Saturday, August 17, 2013

Noyes Family Genealogy: H. H. Humphrey - my Father WWII and the VFW

A submission from Al Bishop from his Noyes Genealogy Blog
Noyes Family Genealogy: H. H. Humphrey- my Father WWII and the VFW


Hubert Horatio Humphrey, Jr. (May 27, 1911 – January 13, 1978) was the thirty-eighth Vice President of the United States, serving under President Lyndon B. Johnson. Humphrey twice served as a United States Senator from Minnesota, and served as Democratic Majority Whip. He was a founder of the Minnesota Democratic-Farmer-Labor Party and Americans for Democratic Action. He also served as mayor of Minneapolis, 65th Fighter Squadron “Fighting Cocks” From “Stars and Stripes” Mediterranean Edition, Rome, January 30. 1945:
WITH THE 57TH FIGHTER GROUP – Uncle Bud II came home today, the gift of Hal P. Monahan Sr. of Lake Placid, NY, in memory of his son who was killed fighting with the “Fighting Cocks” in December 1943.

Like his predecessor Uncle Bud is cocky, ill-tempered, fighting son-of-a-gun of a rooster and that’s the way the boys like him.

When Col. Phil Cochran, former commander of the “Fighting Cock” Squadron asked Milt Caniff, creator of “Terry & The Pirates,” to design the original Uncle Bud, he said, “I don’t care what you come up with, Milt, just so long as he’s a fighting son of a gun.”

Caniff chose the rooster, and Uncle Bud the First came overseas with the squadron and followed it from the hectic days of the North African campaign until he was killed by a jeep last September. Lt. Col. Gilbert O. Wymond of Detroit, the squadron’s present commander, wrote to Caniff and asked him to assist in finding a replacement.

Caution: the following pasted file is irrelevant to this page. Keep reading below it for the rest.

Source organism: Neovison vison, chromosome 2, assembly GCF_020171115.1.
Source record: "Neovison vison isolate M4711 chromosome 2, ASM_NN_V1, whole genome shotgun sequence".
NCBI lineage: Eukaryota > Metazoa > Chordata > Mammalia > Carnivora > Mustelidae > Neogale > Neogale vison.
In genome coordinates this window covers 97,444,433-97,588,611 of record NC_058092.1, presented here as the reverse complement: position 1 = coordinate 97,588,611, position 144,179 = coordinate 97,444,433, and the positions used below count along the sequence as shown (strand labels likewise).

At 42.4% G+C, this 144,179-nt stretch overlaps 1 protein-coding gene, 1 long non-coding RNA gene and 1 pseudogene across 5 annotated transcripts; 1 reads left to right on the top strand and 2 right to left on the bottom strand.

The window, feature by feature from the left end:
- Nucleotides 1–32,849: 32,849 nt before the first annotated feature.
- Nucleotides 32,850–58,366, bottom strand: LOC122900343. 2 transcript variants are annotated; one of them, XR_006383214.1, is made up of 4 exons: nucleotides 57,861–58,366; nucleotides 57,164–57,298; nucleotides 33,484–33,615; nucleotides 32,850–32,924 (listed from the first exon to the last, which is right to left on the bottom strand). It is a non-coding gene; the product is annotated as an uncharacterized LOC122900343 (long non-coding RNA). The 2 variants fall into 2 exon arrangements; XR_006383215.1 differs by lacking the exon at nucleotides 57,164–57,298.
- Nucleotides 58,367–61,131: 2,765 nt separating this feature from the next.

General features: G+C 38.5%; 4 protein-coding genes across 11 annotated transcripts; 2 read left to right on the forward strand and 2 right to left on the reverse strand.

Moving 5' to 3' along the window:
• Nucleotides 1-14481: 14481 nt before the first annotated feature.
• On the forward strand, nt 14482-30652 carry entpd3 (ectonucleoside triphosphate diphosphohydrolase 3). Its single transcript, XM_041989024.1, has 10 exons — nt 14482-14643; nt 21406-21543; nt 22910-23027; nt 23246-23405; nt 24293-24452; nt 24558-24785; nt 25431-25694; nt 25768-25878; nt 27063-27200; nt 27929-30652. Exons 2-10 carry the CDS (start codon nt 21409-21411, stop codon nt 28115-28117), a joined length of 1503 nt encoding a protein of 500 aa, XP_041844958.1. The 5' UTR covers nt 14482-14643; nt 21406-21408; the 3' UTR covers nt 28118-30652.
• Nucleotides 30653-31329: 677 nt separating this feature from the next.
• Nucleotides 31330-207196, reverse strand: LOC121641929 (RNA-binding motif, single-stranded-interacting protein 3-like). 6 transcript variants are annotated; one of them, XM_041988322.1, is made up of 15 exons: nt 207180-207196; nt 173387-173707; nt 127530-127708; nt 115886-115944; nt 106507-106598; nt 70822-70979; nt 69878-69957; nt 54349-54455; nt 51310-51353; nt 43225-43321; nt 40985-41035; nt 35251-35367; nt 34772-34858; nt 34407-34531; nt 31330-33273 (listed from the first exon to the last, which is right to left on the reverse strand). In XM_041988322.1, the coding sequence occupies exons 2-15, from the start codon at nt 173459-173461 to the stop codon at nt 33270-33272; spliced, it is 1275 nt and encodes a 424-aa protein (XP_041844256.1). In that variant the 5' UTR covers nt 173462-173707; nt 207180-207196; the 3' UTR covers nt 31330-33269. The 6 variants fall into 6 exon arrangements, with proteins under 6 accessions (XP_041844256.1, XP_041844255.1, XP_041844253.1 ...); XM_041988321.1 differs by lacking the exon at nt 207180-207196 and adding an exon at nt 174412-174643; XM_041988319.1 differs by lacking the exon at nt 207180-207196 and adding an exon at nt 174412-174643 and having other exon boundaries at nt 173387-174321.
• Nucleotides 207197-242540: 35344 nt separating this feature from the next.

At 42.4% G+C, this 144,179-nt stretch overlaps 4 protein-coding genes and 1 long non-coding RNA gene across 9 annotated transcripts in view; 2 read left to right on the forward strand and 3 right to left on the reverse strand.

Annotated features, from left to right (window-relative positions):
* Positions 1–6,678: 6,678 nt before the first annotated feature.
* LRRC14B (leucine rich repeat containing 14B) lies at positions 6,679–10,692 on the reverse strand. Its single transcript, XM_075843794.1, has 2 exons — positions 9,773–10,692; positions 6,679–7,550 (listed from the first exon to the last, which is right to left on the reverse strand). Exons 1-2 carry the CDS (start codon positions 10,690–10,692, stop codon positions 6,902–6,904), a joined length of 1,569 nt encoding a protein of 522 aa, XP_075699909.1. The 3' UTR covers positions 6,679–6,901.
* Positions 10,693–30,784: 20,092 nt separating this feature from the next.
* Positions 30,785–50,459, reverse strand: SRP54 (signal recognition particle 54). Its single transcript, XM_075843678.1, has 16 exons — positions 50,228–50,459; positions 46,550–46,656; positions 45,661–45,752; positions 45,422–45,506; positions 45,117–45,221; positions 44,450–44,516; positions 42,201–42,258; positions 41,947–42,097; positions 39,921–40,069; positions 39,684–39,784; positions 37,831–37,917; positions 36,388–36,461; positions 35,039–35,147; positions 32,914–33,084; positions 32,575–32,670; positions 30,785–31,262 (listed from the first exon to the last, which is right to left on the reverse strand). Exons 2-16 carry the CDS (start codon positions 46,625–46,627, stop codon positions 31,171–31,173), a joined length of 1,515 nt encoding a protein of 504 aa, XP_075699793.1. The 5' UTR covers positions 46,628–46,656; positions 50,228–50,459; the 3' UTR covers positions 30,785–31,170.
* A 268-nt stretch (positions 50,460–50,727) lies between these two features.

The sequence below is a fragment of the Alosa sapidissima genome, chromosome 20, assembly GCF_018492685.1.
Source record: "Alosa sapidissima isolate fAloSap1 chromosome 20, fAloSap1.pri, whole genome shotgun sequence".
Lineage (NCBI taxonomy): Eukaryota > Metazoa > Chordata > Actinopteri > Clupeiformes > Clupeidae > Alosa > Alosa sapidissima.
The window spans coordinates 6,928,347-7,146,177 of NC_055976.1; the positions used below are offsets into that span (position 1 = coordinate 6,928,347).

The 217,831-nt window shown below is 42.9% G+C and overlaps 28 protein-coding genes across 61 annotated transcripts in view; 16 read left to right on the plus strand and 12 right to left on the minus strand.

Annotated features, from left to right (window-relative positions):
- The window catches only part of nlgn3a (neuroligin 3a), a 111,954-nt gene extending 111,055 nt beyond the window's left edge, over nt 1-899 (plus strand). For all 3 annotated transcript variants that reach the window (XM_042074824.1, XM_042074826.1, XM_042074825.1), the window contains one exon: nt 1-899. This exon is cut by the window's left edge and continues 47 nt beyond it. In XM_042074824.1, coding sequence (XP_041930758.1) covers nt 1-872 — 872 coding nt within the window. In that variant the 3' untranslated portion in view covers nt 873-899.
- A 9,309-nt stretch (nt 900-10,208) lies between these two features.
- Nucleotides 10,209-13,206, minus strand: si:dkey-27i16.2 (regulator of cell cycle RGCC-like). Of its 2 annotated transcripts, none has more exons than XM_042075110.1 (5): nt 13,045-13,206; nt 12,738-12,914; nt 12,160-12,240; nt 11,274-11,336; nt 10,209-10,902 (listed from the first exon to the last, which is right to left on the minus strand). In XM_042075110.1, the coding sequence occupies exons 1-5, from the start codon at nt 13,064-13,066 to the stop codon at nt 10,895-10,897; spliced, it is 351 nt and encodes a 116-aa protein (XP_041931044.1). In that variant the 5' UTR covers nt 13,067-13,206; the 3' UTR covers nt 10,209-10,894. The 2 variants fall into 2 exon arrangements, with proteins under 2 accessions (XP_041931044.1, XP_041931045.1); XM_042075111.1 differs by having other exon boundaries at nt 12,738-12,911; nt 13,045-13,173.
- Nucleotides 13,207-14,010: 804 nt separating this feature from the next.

Caniff passed the plea along to the readers of his comic strip and from thousands of replies received, he chose that of Monahan Sr., who asked that he be allowed to sponsor the rooster in memory of his son.

Republic Aviation Corp., who’s P-47’s the “Fighting Cocks” fly in combat, obtained the rooster and at a midafternoon ceremony during the employees’ rest period, Monahan presented the bird to Captains Ray Donahue, Jr. of Pittsburgh, and James Eubanks of Bronte, Texas, two members of the squadron home on 30 day leave.

The fliers smuggled Uncle Bud II on board ship by hiding him under their coats. He shared their cabin and got his first taste of army chow- C rations and fruit, which the officers managed to scrounge.

Uncle Bud II has already proved himself a “Fighting Cock.” His first official act upon being uncrated was to rout a pet dog from the kitchen.

At the officers club, he was introduced to Uncle Bud I, formerly believed by members of the squadron to be the “meanest rooster alive”, mounted in a fighting pose in a glass cage.
The new arrival immediately lashed out at the intruder with his long spurs and had to be pulled away from the glass. Said one pilot, “He’s even meaner than Old Bud himself. He’ll do.”

April 18, 1943 Goose Shoot – “The Palm Sunday Massacre”

The story has been told, and retold, beginning on that fantastic April 18, 1943. Papers all across the U.S., as well as elsewhere, trumpeted the story of how the 57th downed at least 74 Axis planes (while losing not more than 6) and causing an estimated equal number to crash land to avoid being shot down. Even though great happenings were expected from the 57th, which had become known as “America’s Flying Circus”,

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